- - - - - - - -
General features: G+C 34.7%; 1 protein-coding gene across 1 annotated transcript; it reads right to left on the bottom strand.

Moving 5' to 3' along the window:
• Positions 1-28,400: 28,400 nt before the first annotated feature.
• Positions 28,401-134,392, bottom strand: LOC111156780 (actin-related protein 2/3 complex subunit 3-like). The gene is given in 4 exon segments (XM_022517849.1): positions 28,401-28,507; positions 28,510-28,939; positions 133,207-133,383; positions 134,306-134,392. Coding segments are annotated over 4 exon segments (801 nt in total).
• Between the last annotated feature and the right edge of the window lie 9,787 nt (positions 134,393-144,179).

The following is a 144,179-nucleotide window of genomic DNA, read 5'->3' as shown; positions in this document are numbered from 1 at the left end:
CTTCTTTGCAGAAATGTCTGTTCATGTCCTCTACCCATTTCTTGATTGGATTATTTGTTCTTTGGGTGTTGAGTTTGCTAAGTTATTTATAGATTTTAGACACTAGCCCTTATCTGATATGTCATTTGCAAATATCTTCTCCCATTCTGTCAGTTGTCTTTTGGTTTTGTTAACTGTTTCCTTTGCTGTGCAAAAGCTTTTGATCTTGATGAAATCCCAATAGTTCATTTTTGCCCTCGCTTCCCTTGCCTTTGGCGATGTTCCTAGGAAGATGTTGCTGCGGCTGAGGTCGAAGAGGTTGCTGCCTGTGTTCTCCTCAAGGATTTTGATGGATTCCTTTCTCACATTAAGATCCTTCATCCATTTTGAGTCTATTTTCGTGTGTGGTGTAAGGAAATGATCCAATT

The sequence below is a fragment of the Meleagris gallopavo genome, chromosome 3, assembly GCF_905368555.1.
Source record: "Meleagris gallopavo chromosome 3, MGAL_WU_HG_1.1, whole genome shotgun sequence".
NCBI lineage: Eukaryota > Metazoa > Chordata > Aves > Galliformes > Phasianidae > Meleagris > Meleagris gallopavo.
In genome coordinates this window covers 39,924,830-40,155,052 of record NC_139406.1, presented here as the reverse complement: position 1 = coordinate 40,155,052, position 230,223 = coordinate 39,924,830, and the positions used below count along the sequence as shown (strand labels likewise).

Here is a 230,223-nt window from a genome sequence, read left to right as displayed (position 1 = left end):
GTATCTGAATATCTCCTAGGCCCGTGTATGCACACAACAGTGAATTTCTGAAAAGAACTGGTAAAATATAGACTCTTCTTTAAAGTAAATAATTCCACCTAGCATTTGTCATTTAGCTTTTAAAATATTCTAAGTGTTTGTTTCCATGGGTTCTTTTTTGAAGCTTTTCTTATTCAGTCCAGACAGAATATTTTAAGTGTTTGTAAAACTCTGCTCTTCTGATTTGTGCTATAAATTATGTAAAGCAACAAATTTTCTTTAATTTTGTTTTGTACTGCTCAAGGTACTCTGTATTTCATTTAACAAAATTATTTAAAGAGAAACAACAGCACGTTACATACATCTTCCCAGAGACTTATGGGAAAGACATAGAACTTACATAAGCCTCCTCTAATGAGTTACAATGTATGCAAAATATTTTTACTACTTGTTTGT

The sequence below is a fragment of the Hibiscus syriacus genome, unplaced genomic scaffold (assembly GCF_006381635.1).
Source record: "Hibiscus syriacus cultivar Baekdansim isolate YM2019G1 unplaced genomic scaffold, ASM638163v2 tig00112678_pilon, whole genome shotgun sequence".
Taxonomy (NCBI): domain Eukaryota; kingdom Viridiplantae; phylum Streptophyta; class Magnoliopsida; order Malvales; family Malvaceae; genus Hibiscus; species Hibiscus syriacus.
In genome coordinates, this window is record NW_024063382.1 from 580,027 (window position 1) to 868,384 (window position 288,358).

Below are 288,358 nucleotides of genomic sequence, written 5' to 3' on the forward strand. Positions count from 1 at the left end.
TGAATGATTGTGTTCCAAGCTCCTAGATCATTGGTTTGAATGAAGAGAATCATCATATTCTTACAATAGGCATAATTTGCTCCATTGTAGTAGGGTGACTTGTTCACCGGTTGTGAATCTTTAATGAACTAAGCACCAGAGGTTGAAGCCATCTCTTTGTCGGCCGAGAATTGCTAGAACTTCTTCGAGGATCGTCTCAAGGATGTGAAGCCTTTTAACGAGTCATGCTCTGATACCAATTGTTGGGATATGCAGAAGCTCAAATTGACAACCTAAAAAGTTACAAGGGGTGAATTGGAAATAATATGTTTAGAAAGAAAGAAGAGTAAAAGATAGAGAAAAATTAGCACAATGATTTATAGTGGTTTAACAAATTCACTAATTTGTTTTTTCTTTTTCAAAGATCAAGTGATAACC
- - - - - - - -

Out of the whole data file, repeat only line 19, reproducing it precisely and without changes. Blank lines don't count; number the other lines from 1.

TGAATGATTGTGTTCCAAGCTCCTAGATCATTGGTTTGAATGAAGAGAATCATCATATTCTTACAATAGGCATAATTTGCTCCATTGTAGTAGGGTGACTTGTTCACCGGTTGTGAATCTTTAATGAACTAAGCACCAGAGGTTGAAGCCATCTCTTTGTCGGCCGAGAATTGCTAGAACTTCTTCGAGGATCGTCTCAAGGATGTGAAGCCTTTTAACGAGTCATGCTCTGATACCAATTGTTGGGATATGCAGAAGCTCAAATTGACAACCTAAAAAGTTACAAGGGGTGAATTGGAAATAATATGTTTAGAAAGAAAGAAGAGTAAAAGATAGAGAAAAATTAGCACAATGATTTATAGTGGTTTAACAAATTCACTAATTTGTTTTTTCTTTTTCAAAGATCAAGTGATAACC